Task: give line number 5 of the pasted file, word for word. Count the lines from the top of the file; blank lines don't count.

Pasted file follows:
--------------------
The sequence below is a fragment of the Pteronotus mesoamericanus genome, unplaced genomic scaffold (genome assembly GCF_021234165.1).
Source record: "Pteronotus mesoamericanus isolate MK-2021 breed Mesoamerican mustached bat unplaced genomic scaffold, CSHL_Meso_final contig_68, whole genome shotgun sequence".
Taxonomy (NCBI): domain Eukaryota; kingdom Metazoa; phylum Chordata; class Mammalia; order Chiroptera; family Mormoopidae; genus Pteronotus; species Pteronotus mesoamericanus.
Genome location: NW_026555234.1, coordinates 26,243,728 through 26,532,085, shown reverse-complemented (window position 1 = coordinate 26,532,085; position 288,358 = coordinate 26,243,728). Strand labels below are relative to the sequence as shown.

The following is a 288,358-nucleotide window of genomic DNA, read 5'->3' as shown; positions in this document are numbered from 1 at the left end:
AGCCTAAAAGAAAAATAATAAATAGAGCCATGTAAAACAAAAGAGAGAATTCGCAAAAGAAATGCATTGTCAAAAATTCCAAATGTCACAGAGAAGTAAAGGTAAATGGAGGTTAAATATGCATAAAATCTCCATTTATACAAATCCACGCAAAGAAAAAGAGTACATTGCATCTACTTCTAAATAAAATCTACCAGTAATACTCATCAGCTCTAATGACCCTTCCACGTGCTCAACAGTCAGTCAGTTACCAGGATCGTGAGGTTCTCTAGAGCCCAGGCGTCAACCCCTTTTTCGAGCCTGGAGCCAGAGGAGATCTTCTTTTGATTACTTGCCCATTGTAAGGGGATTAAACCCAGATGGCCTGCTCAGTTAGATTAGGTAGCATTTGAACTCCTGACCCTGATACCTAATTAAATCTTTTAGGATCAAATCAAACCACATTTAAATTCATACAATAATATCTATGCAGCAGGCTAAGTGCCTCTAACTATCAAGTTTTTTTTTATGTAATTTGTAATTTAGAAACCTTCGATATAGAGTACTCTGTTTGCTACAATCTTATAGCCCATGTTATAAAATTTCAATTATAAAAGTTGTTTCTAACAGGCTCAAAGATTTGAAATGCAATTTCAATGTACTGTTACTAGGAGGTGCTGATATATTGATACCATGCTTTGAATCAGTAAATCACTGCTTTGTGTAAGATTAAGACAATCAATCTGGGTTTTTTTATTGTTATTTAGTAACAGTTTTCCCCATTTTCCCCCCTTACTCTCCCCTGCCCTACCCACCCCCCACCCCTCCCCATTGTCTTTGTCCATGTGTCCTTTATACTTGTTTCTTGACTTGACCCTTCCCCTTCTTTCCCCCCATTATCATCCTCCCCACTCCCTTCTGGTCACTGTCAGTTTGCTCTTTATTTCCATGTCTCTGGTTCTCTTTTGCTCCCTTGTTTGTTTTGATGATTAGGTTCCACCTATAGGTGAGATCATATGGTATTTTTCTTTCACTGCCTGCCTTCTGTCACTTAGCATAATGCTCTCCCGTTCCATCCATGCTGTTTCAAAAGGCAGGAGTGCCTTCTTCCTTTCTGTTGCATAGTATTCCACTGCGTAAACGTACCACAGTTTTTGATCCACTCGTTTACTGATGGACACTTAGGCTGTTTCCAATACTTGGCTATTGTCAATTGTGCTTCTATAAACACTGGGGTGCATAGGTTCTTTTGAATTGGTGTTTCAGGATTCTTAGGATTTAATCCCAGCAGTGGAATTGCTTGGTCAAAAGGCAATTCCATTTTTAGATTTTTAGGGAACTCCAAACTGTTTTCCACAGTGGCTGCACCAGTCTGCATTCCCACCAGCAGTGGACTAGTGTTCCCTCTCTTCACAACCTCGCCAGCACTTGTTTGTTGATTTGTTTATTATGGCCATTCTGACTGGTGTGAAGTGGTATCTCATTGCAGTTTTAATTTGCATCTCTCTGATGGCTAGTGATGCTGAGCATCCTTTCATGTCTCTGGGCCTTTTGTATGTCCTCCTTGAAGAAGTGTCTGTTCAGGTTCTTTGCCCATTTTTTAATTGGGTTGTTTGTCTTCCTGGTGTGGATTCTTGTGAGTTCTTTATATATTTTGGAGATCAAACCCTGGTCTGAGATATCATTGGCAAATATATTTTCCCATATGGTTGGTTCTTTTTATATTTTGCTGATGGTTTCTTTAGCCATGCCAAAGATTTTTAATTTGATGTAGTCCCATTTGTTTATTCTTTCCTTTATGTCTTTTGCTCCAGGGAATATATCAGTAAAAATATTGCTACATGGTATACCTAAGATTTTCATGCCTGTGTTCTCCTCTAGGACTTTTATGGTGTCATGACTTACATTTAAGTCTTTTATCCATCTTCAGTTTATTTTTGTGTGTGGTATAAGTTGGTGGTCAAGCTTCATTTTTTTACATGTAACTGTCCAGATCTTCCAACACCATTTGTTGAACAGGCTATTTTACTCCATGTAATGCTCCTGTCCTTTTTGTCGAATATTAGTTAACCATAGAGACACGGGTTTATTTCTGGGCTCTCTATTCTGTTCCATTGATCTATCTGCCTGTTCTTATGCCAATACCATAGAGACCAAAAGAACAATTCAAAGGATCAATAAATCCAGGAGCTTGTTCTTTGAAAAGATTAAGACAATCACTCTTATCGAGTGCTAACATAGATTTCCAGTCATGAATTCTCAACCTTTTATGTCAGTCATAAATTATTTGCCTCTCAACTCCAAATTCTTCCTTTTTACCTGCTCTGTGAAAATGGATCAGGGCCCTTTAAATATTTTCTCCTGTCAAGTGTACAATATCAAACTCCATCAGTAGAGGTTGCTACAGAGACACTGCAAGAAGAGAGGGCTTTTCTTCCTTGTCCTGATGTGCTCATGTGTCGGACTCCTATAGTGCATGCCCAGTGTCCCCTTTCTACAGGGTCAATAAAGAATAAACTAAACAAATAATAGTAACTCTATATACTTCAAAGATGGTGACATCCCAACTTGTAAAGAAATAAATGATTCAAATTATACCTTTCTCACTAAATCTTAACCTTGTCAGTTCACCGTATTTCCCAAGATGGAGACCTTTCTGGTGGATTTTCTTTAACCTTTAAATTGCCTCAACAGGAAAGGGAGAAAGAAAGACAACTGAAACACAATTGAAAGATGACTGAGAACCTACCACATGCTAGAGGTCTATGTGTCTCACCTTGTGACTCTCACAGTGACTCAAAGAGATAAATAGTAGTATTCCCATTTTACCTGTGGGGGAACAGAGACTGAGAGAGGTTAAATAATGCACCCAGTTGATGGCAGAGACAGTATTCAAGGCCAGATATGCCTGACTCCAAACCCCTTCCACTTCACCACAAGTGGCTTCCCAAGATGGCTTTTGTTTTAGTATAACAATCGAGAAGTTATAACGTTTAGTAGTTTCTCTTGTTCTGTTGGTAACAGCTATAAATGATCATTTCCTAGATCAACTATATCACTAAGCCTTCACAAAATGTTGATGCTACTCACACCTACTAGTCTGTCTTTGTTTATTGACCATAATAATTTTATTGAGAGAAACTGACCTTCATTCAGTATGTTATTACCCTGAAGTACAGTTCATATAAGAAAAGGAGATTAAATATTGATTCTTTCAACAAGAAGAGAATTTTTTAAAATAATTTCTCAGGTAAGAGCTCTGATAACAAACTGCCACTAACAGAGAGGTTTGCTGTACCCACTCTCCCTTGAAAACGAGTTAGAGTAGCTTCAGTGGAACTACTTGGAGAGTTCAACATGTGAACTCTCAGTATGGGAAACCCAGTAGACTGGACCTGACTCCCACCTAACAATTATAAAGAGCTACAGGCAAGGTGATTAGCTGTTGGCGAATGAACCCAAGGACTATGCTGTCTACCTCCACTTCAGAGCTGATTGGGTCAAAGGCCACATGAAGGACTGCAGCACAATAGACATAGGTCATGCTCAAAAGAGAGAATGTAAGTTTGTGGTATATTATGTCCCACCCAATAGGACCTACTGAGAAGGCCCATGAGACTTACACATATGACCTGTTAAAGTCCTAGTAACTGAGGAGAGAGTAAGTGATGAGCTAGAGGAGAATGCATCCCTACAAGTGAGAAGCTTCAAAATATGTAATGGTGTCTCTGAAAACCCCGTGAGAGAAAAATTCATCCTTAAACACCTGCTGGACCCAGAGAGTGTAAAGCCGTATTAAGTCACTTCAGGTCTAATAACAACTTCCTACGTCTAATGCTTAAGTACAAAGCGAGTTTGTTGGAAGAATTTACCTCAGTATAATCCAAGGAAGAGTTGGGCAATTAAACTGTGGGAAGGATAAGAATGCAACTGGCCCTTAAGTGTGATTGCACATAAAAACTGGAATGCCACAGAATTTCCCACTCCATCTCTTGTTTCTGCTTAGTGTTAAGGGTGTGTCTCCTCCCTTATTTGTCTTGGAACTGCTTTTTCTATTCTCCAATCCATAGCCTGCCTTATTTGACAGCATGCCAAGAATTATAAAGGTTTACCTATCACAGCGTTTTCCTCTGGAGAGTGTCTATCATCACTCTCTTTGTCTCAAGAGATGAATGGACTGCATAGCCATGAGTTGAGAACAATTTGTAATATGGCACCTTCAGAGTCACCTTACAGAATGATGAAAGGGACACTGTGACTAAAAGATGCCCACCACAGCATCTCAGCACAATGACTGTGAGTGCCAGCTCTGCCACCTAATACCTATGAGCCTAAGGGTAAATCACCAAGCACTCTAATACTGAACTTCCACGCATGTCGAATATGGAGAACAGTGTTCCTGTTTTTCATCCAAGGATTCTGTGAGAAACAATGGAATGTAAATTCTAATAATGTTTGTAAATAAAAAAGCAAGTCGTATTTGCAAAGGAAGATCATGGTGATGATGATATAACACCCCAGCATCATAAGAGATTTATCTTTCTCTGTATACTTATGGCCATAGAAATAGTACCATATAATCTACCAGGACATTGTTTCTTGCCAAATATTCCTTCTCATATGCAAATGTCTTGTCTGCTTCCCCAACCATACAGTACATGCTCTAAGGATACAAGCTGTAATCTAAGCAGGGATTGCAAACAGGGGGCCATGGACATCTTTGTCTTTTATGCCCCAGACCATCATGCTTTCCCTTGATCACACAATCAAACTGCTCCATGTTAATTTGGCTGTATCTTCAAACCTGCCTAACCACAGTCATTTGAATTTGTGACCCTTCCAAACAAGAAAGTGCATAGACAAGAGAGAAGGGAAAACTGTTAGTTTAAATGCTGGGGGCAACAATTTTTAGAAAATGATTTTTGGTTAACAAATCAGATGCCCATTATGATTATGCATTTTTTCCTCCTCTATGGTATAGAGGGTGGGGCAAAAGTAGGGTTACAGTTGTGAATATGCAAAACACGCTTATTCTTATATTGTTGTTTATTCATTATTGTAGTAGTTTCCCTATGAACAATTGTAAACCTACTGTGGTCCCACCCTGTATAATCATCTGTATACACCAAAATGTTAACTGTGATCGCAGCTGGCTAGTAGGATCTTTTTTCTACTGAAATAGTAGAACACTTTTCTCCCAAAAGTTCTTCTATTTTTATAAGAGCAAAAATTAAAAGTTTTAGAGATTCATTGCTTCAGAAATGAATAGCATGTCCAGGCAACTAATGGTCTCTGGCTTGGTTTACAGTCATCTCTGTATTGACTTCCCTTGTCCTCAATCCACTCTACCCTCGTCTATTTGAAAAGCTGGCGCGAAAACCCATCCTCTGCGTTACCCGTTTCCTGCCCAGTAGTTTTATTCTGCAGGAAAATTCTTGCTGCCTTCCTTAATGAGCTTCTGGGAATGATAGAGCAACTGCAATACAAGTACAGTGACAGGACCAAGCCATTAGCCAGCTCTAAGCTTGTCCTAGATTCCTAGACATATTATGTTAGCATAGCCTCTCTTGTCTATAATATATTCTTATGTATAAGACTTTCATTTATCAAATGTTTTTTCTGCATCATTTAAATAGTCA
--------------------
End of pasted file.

The following is a 288,358-nucleotide window of genomic DNA, read 5'->3' as shown; positions in this document are numbered from 1 at the left end: